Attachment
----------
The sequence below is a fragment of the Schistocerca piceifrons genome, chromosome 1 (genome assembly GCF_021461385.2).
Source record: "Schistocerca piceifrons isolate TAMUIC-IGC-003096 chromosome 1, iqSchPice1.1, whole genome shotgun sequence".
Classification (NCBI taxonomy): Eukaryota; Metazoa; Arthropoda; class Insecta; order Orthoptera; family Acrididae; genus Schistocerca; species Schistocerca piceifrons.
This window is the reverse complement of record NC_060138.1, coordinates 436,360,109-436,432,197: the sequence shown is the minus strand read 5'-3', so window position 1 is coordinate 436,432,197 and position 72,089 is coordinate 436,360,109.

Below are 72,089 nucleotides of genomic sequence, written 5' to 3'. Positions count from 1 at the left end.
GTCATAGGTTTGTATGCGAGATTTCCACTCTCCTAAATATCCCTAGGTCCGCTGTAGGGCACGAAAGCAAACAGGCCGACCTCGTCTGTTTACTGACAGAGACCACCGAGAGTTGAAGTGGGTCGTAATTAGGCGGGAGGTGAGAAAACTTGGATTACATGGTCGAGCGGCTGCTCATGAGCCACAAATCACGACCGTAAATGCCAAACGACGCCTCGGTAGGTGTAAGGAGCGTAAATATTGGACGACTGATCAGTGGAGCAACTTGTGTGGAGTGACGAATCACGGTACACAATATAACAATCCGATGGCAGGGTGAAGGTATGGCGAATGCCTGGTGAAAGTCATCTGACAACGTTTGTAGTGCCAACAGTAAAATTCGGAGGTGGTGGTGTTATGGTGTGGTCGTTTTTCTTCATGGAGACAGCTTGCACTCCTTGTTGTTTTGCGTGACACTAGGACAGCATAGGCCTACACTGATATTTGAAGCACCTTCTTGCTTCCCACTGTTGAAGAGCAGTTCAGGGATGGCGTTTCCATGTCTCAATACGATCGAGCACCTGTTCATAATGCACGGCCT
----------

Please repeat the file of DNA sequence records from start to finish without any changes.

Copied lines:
The sequence below is a fragment of the Schistocerca piceifrons genome, chromosome 1 (genome assembly GCF_021461385.2).
Source record: "Schistocerca piceifrons isolate TAMUIC-IGC-003096 chromosome 1, iqSchPice1.1, whole genome shotgun sequence".
Classification (NCBI taxonomy): Eukaryota; Metazoa; Arthropoda; class Insecta; order Orthoptera; family Acrididae; genus Schistocerca; species Schistocerca piceifrons.
This window is the reverse complement of record NC_060138.1, coordinates 436,360,109-436,432,197: the sequence shown is the minus strand read 5'-3', so window position 1 is coordinate 436,432,197 and position 72,089 is coordinate 436,360,109.

Below are 72,089 nucleotides of genomic sequence, written 5' to 3'. Positions count from 1 at the left end.
GTCATAGGTTTGTATGCGAGATTTCCACTCTCCTAAATATCCCTAGGTCCGCTGTAGGGCACGAAAGCAAACAGGCCGACCTCGTCTGTTTACTGACAGAGACCACCGAGAGTTGAAGTGGGTCGTAATTAGGCGGGAGGTGAGAAAACTTGGATTACATGGTCGAGCGGCTGCTCATGAGCCACAAATCACGACCGTAAATGCCAAACGACGCCTCGGTAGGTGTAAGGAGCGTAAATATTGGACGACTGATCAGTGGAGCAACTTGTGTGGAGTGACGAATCACGGTACACAATATAACAATCCGATGGCAGGGTGAAGGTATGGCGAATGCCTGGTGAAAGTCATCTGACAACGTTTGTAGTGCCAACAGTAAAATTCGGAGGTGGTGGTGTTATGGTGTGGTCGTTTTTCTTCATGGAGACAGCTTGCACTCCTTGTTGTTTTGCGTGACACTAGGACAGCATAGGCCTACACTGATATTTGAAGCACCTTCTTGCTTCCCACTGTTGAAGAGCAGTTCAGGGATGGCGTTTCCATGTCTCAATACGATCGAGCACCTGTTCATAATGCACGGCCT